This referendum feeds into a more general problem in the West (e.g. US) where there is an abundance of opinion in the public sphere, but a much smaller patience to listen to opinion, leading to extreme views being the only views that gain attention. Our axis of politics is shifting in a culturally damaging way. Left and right wing politics, whatever their differences, at least have the philosophy of progression at their heart. But the new axis of politics emerging is insular versus cosmopolitan. A desire to reverse history to some rose-tinted past versus the desire to move forward and embrace an increasingly liberal world. The EU referendum crushed our political spectrum in the UK, and what it spat out was a near 50/50 coin-toss between looking forward and looking backward.
This to a large extent explains the cultural trauma many people are experiencing following the referendum result. Young people, when given the narrow choice of the referendum, overwhelmingly voted to hold on to ties with Europe. Given that young people are the ones who will have to live the longest with the consequences of the EU referendum, it is sad that the coin-toss result very much reflects Britain’s past, not its future.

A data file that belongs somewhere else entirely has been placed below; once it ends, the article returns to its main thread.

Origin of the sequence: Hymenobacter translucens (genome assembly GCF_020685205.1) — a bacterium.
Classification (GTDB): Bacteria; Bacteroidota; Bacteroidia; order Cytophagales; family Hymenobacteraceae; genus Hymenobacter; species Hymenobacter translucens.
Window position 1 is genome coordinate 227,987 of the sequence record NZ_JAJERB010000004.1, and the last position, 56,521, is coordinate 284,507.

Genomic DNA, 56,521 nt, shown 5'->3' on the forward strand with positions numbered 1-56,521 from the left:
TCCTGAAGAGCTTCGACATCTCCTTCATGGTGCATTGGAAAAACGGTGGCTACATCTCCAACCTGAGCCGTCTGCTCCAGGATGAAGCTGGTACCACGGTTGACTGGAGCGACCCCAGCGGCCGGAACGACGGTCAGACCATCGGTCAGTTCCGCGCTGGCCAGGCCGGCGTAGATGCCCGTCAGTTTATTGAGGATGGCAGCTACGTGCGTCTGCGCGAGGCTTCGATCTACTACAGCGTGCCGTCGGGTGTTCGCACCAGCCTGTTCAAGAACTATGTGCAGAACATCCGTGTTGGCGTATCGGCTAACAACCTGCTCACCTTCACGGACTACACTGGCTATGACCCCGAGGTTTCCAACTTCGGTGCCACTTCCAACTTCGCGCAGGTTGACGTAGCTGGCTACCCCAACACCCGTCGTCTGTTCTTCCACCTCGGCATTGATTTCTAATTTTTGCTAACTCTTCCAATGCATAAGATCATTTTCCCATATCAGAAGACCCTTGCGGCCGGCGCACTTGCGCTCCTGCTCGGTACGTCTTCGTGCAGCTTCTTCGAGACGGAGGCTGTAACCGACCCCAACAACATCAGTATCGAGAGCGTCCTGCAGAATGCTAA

3) Politicians can handle the fallout from debates, people cannot.
The EU referendum also transformed our psychology in another way by subverting the whole existing infrastructure of political representation and decision-making we have in the UK, and leaving lay people exposed to the cultural fallout of public debate.